Written by Orsola de Castro
The first time I became a ‘Fashion Mum’ I was at Estethica – the British Fashion Council Sustainable Fashion area at London Fashion Week - which I co-founded in 2006, and curated until 2014.
It was 2007 and one of our new recruits was a young brand called Goodone, designed by Nin Castle and Clare Farrell, who were, at the time, the only other brand crazy enough to up-cycle as insistently and stubbornly as I was doing through my brand, From Somewhere (which I had started back in 1997). This meant thinking of creative ways to upscale up-cycling, making it affordable, relevant and cool.
At the end of the fashion week we were firm friends, she hugged me and told me I was her Fashion Mum; that moment sits pretty high on the list of favourite things that have happened to me.
Especially because it continued, and over the years, I have become a Fashion Mum to several other young, brilliant designers, and I now have a decent sized family of Fashion Kids that I have the privilege to advise, support and stay close to as they start, consolidate, solidify, or, in the case of some, just begin to dream of their journey.
I owe to all the students and the young designers I mentor and meet my defiance to go on, because I can see in their eyes and in their collections that they want to be part of a change, and they want to use their creativity as a force to tackle environmental and social challenges.
The reason why the change that is happening is so exciting is because it is a shift towards celebrating diversity, individuality and originality. It’s a change that explores the wildest frontiers of fashion, places so far out from the convention that they might as well be on another planet. Because the designers of tomorrow are on a journey to redesign fashion not just aesthetically, but by shaking its values to the core, challenging it completely and daring to demand a different way to design, produce and consume.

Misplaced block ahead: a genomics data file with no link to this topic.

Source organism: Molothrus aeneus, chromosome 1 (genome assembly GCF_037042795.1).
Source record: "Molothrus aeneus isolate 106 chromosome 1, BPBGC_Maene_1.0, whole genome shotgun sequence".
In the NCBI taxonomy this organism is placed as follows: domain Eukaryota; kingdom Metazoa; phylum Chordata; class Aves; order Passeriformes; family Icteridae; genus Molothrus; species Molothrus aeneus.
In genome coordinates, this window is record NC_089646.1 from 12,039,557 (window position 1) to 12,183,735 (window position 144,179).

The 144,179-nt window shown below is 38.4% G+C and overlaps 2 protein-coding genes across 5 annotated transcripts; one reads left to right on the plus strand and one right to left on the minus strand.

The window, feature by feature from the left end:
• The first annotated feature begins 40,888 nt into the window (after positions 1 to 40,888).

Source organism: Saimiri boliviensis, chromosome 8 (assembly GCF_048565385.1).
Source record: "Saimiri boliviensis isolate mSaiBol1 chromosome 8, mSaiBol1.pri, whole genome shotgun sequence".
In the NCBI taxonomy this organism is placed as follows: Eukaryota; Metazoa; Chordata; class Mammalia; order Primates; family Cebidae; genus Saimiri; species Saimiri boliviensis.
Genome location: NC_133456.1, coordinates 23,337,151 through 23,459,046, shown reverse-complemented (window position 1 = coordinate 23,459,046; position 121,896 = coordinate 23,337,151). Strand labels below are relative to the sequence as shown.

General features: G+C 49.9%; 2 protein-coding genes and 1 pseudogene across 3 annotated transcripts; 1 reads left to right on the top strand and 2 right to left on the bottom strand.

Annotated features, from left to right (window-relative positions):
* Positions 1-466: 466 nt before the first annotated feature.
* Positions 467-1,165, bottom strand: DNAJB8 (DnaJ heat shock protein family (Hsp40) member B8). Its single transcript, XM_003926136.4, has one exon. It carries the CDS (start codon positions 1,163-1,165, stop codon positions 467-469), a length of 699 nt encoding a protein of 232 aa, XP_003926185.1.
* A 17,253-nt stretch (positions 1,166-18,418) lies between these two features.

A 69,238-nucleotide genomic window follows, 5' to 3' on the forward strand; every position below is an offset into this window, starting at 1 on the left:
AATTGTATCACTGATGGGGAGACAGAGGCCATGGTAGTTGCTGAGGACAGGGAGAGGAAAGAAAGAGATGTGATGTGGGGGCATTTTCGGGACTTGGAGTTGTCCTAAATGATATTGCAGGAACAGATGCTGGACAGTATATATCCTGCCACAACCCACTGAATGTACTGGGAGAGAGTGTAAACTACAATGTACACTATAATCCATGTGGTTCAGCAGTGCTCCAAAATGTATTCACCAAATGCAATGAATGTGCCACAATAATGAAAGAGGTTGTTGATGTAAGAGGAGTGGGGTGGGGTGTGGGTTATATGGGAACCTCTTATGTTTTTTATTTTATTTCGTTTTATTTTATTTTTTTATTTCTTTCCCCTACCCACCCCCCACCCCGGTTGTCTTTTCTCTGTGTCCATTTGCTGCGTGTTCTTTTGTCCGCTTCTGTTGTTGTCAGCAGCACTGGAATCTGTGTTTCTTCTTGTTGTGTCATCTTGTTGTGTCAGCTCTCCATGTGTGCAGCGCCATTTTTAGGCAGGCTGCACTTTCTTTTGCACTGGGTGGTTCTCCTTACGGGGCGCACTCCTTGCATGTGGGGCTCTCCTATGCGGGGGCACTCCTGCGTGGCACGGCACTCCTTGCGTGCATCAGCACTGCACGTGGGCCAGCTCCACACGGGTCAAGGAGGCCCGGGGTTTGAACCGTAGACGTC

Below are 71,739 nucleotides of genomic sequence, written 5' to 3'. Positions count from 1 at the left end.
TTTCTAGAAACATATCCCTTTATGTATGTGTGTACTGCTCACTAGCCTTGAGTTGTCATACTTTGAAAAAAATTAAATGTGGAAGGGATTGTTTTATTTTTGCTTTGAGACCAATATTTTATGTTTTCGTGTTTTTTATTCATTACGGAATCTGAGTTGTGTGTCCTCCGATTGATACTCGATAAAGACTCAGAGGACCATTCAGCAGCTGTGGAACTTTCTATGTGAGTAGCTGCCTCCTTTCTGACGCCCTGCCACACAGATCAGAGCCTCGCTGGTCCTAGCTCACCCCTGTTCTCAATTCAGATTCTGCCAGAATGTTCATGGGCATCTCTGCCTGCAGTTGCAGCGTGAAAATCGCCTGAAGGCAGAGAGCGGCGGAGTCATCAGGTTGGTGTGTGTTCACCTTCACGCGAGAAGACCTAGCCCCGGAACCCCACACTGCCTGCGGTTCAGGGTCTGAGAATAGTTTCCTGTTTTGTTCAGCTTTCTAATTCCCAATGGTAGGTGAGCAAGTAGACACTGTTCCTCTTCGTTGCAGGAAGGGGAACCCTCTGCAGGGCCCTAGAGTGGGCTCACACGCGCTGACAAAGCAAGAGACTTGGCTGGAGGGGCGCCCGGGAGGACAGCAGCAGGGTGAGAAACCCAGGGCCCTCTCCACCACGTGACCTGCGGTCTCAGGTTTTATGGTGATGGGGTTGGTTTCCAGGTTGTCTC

In order to balance the fashion system, we need to develop its biodiversity. We need a generation of smaller designers that can coexist with the fashion giants, high street or high end. We need to open our wardrobes to lesser-known labels and emerging talents whose promises we trust, whose claims we can verify, and who make us look good because they also make us feel good.
This is why my advice is never to “reach for the moon” but more like “make a solid start and think small”. It’s not because I don’t believe that the opportunities are there, or that one shouldn’t dream big - it’s because I believe that big is not necessarily the only way to be, in this world at this point in time, when considering implications such as exploitation and environmental footprint.
I believe that staying small can help redefine production and aesthetic values (a shorter, visible, sustainable supply chain, an object well designed and well made for longevity), and cradles a culture that cares for its people as well as its things. A culture where designers and design thinkers are plentyful, their multiple services are unique, individual and original, and consumers care for the things they buy.
A culture where choice is not defined by mass production quantity but by individual taste, because having a lot to choose from comes with a huge cost to people and natural resources.
Small solutions can lead to big changes. We just need to make sure that we encourage, nurture and support these potentially system-shifting emerging talents.
Orsola de Castro is a fashion designer, Co-founder of Estethica & Fashion Revolution and is International Judge for the Redress Design Award 2018
This article originally appeared in the Redress Design Award 2018 Magazine.